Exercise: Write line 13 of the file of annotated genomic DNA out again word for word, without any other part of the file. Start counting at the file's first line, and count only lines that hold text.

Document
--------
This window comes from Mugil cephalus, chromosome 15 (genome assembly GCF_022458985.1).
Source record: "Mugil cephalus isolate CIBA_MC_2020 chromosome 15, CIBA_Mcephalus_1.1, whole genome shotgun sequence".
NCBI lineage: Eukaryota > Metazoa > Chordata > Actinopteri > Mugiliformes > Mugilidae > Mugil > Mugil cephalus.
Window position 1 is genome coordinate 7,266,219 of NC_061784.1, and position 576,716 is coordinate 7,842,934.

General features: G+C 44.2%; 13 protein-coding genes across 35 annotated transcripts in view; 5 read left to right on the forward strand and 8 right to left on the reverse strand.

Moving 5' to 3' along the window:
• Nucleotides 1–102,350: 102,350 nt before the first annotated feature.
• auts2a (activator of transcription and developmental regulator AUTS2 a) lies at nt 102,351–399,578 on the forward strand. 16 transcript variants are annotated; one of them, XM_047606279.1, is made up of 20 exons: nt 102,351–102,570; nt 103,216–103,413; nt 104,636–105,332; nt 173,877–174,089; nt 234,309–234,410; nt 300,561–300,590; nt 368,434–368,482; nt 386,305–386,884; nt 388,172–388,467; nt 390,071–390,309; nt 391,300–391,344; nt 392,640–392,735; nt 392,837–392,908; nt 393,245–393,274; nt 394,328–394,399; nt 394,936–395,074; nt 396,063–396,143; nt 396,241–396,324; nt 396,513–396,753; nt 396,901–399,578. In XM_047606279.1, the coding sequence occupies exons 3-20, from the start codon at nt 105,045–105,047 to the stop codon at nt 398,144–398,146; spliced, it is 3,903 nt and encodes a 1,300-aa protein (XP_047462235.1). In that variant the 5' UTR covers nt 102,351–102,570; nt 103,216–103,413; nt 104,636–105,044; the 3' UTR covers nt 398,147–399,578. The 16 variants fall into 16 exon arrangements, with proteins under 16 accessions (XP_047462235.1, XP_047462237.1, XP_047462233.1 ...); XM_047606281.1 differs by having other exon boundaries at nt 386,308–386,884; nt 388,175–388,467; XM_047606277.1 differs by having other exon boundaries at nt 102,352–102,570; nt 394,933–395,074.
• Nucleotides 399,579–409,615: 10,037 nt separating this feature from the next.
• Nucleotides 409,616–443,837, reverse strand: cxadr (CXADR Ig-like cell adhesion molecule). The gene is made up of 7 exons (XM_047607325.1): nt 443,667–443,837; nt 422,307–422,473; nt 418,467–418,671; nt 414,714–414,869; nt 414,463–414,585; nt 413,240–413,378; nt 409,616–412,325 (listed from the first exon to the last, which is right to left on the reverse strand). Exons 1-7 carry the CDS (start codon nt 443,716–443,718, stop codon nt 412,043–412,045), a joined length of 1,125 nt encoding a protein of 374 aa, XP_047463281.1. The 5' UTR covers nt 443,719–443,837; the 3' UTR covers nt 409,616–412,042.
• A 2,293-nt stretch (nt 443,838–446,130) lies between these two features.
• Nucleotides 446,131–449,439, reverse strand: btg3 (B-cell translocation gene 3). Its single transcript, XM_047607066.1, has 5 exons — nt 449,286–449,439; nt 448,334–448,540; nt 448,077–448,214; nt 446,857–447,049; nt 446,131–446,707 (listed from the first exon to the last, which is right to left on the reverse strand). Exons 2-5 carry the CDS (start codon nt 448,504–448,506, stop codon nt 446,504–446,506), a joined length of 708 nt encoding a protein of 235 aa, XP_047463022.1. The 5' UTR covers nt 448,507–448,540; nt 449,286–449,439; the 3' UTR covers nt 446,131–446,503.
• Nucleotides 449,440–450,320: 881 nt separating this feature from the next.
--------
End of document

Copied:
• Nucleotides 449,440–450,320: 881 nt separating this feature from the next.